Traditional education, also known as back-to-basics, conventional education or customary education, refers to long-established customs found in schools that society has traditionally deemed appropriate. Some forms of education reform promote the adoption of progressive education practices, a more holistic approach which focuses on individual students’ needs and self-expression. In the eyes of reformers, traditional teacher-centered methods focused on rote learning and memorization must be abandoned in favor of student-centered and task-based approaches to learning.
The definition of traditional education varies greatly with geography and by historical period.
The chief business of traditional education is to transmit to a next generation those skills, facts, and standards of moral and social conduct that adults consider to be necessary for the next generation’s material and social success. As beneficiaries of this scheme, which educational progressivist John Dewey described as being “imposed from above and from outside”, the students are expected to docilely and obediently receive and believe these fixed answers. Teachers are the instruments by which this knowledge is communicated and these standards of behavior are enforced. Historically, the primary educational technique of traditional education was simple oral recitation: In a typical approach, students sat quietly at their places and listened to one student after another recite his or her lesson, until each had been called upon. The teacher’s primary activity was assigning and listening to these recitations; students studied and memorized the assignments at home. A test or oral examination might be given at the end of a unit, and the process, which was called “assignment-study-recitation-test”, was repeated. In addition to its overemphasis on verbal answers, reliance on rote memorization (memorization with no effort at understanding the meaning), and disconnected, unrelated assignments, it was also an extremely inefficient use of students’ and teachers’ time. This traditional approach also insisted that all students be taught the same materials at the same point; students that did not learn quickly enough failed, rather than being allowed to succeed at their natural speeds. This approach, which had been imported from Europe, dominated American education until the end of the 19th century, when the education reform movement imported progressive education techniques from Europe.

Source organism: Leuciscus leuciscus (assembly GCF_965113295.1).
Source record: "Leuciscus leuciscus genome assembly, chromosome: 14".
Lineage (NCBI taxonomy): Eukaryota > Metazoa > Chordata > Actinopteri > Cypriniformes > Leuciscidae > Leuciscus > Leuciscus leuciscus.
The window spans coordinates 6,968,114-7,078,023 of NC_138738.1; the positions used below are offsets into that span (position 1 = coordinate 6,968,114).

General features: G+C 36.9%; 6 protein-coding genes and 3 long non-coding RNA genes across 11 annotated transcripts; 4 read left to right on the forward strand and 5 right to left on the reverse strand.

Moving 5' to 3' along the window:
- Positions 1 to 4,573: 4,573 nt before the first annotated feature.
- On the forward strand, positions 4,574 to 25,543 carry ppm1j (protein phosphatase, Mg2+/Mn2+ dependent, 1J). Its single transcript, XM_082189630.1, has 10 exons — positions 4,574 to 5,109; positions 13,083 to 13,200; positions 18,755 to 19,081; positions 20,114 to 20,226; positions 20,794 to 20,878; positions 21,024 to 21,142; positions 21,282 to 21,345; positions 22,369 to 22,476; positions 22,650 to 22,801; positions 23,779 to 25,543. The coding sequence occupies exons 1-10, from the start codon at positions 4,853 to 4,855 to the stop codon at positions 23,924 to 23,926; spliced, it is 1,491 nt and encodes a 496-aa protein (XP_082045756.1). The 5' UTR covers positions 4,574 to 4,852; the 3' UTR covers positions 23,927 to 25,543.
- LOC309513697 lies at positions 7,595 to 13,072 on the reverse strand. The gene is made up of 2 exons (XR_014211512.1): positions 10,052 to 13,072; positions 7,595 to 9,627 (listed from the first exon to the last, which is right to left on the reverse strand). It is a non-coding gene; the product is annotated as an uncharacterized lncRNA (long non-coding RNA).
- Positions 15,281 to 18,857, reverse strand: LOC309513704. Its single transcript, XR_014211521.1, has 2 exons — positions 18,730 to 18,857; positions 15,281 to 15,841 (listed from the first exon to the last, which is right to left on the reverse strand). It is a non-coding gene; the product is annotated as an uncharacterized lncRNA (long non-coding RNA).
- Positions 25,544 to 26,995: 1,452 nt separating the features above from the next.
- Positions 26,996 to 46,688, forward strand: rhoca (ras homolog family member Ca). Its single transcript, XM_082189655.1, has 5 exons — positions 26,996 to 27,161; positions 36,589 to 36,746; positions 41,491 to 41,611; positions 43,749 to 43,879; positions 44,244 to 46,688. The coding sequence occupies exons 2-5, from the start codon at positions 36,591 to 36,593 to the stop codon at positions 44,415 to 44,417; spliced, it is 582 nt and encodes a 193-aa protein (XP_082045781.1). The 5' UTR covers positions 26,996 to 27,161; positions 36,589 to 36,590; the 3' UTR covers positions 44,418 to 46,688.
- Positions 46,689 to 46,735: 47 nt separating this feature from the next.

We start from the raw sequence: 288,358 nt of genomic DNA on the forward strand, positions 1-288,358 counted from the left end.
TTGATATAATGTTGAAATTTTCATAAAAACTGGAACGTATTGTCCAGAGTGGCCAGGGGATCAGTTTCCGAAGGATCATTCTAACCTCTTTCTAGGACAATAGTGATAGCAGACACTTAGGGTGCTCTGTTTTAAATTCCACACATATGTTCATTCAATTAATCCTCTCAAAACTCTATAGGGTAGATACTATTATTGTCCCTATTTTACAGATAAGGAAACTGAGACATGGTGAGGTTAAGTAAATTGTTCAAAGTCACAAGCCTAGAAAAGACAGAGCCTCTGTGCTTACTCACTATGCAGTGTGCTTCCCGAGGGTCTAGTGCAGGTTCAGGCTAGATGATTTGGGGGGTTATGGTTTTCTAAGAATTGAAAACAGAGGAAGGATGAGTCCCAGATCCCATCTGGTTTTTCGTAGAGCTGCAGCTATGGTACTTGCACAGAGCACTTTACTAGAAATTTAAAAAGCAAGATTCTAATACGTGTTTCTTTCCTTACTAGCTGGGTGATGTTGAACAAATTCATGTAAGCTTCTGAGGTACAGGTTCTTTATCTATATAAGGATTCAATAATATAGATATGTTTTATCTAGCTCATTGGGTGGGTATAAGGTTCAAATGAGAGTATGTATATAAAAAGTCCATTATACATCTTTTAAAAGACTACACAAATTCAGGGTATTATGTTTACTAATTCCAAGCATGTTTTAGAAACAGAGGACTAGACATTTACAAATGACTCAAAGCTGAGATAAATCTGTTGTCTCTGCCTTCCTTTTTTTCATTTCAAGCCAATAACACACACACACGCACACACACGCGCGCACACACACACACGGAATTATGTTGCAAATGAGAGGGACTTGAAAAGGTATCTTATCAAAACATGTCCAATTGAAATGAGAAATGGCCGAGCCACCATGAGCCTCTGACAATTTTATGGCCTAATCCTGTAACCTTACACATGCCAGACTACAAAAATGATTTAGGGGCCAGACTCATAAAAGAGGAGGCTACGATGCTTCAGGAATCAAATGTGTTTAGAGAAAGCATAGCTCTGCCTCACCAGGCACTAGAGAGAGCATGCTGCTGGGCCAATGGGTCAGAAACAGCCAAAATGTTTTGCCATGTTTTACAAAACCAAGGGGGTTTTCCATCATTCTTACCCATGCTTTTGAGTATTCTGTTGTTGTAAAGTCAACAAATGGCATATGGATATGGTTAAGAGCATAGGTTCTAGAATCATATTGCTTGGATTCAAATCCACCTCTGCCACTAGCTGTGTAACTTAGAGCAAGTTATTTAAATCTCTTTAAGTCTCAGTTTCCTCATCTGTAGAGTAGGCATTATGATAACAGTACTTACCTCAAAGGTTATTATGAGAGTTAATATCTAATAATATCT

Traditional education is associated with much stronger elements of coercion than seems acceptable now in most cultures. It has sometimes included: the use of corporal punishment to maintain classroom discipline or punish errors; inculcating the dominant religion and language; separating students according to gender, race, and social class , as well as teaching different subjects to girls and boys. In terms of curriculum there was and still is a high level of attention paid to time-honoured academic knowledge.
In the present it varies enormously from culture to culture, but still tends to be characterised by a much higher level of coercion than alternative education. Traditional schooling in Britain and its possessions and former colonies tends to follow the English Public School style of strictly enforced uniforms and a militaristic style of discipline. This can be contrasted with South African, USA and Australian schools, which can have a much higher tolerance for spontaneous student-to-teacher communication.
Traditional Teaching Skills
These first 6 teaching skills (in red in the image) are not new, but their importance has increased significantly for the modern teacher.